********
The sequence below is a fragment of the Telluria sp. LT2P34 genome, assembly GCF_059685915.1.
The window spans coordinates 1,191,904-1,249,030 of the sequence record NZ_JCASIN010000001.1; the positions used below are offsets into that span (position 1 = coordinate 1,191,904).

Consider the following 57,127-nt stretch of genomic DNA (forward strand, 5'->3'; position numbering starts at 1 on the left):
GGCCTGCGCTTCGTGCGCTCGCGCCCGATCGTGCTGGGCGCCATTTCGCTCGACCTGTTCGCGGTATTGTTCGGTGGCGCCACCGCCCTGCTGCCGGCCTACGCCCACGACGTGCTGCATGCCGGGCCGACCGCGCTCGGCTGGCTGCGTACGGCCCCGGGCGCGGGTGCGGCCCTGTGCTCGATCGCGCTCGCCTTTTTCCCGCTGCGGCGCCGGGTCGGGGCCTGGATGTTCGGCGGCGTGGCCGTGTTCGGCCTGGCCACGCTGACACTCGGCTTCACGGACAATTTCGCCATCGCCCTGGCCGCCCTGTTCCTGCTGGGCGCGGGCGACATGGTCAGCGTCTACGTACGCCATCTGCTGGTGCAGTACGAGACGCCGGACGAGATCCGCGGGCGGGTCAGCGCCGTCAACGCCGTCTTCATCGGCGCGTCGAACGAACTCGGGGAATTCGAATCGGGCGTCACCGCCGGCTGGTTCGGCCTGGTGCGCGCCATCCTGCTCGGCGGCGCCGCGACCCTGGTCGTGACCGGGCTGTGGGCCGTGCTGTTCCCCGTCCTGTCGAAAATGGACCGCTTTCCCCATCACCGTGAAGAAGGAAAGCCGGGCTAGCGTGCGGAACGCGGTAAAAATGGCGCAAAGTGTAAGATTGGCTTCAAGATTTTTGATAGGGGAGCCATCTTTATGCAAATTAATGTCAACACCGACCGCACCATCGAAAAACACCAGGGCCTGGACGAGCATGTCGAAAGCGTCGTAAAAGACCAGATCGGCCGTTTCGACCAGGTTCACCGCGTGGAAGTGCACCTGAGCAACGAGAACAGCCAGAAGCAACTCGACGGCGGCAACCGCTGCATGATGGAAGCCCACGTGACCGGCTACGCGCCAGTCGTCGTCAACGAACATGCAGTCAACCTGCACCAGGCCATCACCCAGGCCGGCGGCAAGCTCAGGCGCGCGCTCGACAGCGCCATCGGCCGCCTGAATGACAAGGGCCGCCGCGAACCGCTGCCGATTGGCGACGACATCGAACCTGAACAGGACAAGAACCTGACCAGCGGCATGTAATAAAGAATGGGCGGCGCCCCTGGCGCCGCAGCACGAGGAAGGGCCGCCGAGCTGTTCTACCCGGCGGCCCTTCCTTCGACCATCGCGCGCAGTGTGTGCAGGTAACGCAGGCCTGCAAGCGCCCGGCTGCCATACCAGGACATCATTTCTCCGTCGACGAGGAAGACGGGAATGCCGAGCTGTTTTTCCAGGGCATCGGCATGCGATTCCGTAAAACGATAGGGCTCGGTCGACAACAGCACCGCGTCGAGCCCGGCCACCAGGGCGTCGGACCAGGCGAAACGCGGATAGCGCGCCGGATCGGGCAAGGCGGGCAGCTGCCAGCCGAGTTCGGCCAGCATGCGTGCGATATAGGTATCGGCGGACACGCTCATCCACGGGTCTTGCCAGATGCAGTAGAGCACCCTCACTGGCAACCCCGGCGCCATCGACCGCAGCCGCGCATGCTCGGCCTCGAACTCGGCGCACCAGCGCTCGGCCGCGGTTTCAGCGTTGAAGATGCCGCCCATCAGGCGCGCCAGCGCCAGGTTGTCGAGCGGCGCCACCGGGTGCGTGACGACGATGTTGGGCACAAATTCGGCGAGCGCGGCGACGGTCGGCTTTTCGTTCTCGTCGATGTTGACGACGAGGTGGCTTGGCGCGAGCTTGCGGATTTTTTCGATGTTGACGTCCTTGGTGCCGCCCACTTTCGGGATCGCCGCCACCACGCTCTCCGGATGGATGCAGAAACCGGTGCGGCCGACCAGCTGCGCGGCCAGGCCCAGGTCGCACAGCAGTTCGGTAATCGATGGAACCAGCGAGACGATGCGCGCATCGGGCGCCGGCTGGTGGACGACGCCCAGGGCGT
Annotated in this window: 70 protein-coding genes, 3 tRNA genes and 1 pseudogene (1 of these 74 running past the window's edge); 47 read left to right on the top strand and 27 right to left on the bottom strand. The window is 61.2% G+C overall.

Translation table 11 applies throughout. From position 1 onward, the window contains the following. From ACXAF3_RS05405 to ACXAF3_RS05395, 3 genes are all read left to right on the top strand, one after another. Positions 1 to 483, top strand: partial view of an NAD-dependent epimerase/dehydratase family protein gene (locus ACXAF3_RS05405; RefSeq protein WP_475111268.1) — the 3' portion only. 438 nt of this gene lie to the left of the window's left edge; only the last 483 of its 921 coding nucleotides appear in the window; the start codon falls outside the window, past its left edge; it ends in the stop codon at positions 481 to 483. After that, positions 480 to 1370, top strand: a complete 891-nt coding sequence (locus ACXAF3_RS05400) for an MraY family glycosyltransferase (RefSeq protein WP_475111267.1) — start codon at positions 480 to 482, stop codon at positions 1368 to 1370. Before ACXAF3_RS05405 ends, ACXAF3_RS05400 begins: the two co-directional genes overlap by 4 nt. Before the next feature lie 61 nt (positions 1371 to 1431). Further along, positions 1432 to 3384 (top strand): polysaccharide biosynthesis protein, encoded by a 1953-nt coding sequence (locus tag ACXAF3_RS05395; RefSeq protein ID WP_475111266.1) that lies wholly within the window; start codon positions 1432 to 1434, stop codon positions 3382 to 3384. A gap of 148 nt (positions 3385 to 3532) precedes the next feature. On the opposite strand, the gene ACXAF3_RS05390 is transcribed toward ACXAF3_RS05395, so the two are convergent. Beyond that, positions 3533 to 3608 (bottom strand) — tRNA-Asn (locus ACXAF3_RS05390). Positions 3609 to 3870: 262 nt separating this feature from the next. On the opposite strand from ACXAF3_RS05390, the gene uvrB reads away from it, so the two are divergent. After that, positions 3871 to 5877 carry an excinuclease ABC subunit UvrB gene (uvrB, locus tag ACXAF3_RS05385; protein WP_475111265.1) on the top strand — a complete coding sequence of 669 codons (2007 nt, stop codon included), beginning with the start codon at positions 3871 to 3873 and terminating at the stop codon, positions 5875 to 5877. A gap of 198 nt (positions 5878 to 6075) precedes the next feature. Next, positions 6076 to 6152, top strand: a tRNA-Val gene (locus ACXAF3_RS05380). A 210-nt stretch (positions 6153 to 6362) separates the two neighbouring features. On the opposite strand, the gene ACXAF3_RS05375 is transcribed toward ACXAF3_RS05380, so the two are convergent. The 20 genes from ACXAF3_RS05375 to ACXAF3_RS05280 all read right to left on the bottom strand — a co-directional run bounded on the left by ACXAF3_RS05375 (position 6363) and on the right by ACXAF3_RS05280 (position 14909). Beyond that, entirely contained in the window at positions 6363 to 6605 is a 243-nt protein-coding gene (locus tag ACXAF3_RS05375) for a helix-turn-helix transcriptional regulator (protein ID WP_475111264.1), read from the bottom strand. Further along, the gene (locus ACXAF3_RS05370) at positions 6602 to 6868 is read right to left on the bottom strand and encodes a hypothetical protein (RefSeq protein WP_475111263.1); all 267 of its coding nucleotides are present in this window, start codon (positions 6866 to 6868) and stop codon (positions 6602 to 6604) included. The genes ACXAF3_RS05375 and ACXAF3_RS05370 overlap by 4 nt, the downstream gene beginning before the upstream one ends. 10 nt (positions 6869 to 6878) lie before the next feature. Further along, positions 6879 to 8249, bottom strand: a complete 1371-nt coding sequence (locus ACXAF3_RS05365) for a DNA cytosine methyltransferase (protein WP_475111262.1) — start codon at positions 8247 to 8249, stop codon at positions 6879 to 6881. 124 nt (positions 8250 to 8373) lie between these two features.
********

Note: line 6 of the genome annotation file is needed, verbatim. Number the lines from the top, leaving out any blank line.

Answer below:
Translation table 11 applies throughout. From position 1 onward, the window contains the following. From ACXAF3_RS05405 to ACXAF3_RS05395, 3 genes are all read left to right on the top strand, one after another. Positions 1 to 483, top strand: partial view of an NAD-dependent epimerase/dehydratase family protein gene (locus ACXAF3_RS05405; RefSeq protein WP_475111268.1) — the 3' portion only. 438 nt of this gene lie to the left of the window's left edge; only the last 483 of its 921 coding nucleotides appear in the window; the start codon falls outside the window, past its left edge; it ends in the stop codon at positions 481 to 483. After that, positions 480 to 1370, top strand: a complete 891-nt coding sequence (locus ACXAF3_RS05400) for an MraY family glycosyltransferase (RefSeq protein WP_475111267.1) — start codon at positions 480 to 482, stop codon at positions 1368 to 1370. Before ACXAF3_RS05405 ends, ACXAF3_RS05400 begins: the two co-directional genes overlap by 4 nt. Before the next feature lie 61 nt (positions 1371 to 1431). Further along, positions 1432 to 3384 (top strand): polysaccharide biosynthesis protein, encoded by a 1953-nt coding sequence (locus tag ACXAF3_RS05395; RefSeq protein ID WP_475111266.1) that lies wholly within the window; start codon positions 1432 to 1434, stop codon positions 3382 to 3384. A gap of 148 nt (positions 3385 to 3532) precedes the next feature. On the opposite strand, the gene ACXAF3_RS05390 is transcribed toward ACXAF3_RS05395, so the two are convergent. Beyond that, positions 3533 to 3608 (bottom strand) — tRNA-Asn (locus ACXAF3_RS05390). Positions 3609 to 3870: 262 nt separating this feature from the next. On the opposite strand from ACXAF3_RS05390, the gene uvrB reads away from it, so the two are divergent. After that, positions 3871 to 5877 carry an excinuclease ABC subunit UvrB gene (uvrB, locus tag ACXAF3_RS05385; protein WP_475111265.1) on the top strand — a complete coding sequence of 669 codons (2007 nt, stop codon included), beginning with the start codon at positions 3871 to 3873 and terminating at the stop codon, positions 5875 to 5877. A gap of 198 nt (positions 5878 to 6075) precedes the next feature. Next, positions 6076 to 6152, top strand: a tRNA-Val gene (locus ACXAF3_RS05380). A 210-nt stretch (positions 6153 to 6362) separates the two neighbouring features. On the opposite strand, the gene ACXAF3_RS05375 is transcribed toward ACXAF3_RS05380, so the two are convergent. The 20 genes from ACXAF3_RS05375 to ACXAF3_RS05280 all read right to left on the bottom strand — a co-directional run bounded on the left by ACXAF3_RS05375 (position 6363) and on the right by ACXAF3_RS05280 (position 14909). Beyond that, entirely contained in the window at positions 6363 to 6605 is a 243-nt protein-coding gene (locus tag ACXAF3_RS05375) for a helix-turn-helix transcriptional regulator (protein ID WP_475111264.1), read from the bottom strand. Further along, the gene (locus ACXAF3_RS05370) at positions 6602 to 6868 is read right to left on the bottom strand and encodes a hypothetical protein (RefSeq protein WP_475111263.1); all 267 of its coding nucleotides are present in this window, start codon (positions 6866 to 6868) and stop codon (positions 6602 to 6604) included. The genes ACXAF3_RS05375 and ACXAF3_RS05370 overlap by 4 nt, the downstream gene beginning before the upstream one ends. 10 nt (positions 6869 to 6878) lie before the next feature. Further along, positions 6879 to 8249, bottom strand: a complete 1371-nt coding sequence (locus ACXAF3_RS05365) for a DNA cytosine methyltransferase (protein WP_475111262.1) — start codon at positions 8247 to 8249, stop codon at positions 6879 to 6881. 124 nt (positions 8250 to 8373) lie between these two features.